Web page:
Public Health has a dedicated call line for confirmed cases of COVID-19. If you are positive for COVID-19 and have not yet connected with a public health specialist or need more information on services, call toll-free at 1-833-540-0473. Residents who do not have COVID-19 should continue to call 211 for resources or more information.

If someone receives a negative test result, they must continue to take every precaution to avoid contracting the virus or spreading the virus to others. A negative test result indicates only that a person wasn't positive at the time they were tested.

The Reopening Protocols, COVID-19 Surveillance Interactive Dashboard, Roadmap to Recovery, Recovery Dashboard, and additional things you can do to protect yourself, your family and your community are on the Public Health websitewww.publichealth.lacounty.gov.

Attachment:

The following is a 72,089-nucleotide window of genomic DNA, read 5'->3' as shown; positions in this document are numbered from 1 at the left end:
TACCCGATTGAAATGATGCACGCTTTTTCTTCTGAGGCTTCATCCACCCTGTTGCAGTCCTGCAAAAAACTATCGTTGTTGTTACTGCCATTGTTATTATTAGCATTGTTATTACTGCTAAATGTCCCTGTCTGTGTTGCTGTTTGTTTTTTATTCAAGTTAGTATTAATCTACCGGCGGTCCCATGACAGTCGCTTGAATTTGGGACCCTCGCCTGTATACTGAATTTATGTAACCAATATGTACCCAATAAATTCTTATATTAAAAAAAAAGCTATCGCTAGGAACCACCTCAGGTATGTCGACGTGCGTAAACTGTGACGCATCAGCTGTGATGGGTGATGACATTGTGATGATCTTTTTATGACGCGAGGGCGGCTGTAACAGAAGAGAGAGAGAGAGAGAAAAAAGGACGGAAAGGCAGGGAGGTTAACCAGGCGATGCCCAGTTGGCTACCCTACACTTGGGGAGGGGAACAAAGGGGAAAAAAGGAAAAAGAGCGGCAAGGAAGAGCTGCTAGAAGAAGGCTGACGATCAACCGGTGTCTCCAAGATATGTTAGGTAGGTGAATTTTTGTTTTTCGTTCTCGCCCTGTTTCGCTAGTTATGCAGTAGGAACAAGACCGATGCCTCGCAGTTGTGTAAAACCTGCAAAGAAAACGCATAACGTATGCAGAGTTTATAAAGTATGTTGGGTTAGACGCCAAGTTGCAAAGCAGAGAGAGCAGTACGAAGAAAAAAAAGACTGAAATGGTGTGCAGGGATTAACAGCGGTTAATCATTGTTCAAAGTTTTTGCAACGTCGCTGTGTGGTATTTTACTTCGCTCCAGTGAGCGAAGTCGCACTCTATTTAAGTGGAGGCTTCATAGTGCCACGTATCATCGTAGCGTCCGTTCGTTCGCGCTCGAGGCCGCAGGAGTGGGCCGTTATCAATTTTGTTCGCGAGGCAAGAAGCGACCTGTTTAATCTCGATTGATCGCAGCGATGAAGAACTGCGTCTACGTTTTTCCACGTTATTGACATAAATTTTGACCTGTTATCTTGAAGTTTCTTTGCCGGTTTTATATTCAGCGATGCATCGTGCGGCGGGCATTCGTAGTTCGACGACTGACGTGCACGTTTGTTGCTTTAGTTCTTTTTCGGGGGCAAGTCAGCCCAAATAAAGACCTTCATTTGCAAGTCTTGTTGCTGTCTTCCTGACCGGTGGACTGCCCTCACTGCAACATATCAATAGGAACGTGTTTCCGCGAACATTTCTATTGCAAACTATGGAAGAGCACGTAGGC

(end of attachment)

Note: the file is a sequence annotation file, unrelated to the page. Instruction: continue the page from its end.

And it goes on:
Please see additional information below:

Laboratory Confirmed Cases -- 192167 Total Cases*

Deaths 4692

Age Group (Los Angeles County Cases Only-excl LB and Pas)

Gender (Los Angeles County Cases Only-excl LB and Pas)

Race/Ethnicity (Los Angeles County Cases Only-excl LB and Pas)

Hospitalization

Deaths Race/Ethnicity (Los Angeles County Cases Only-excl LB and Pas)

CITY / COMMUNITY (Rate**)

These numbers are subject to change based on further investigation. Two cases previously reported were not in Public Health's jurisdiction. * Means that case numbers include cases associated with correctional facility outbreaks located in the city/community. **Rate is crude and is per 100,000. This represents the number of cases per 100,000 people and allows for the proportional comparison of cities of different sizes.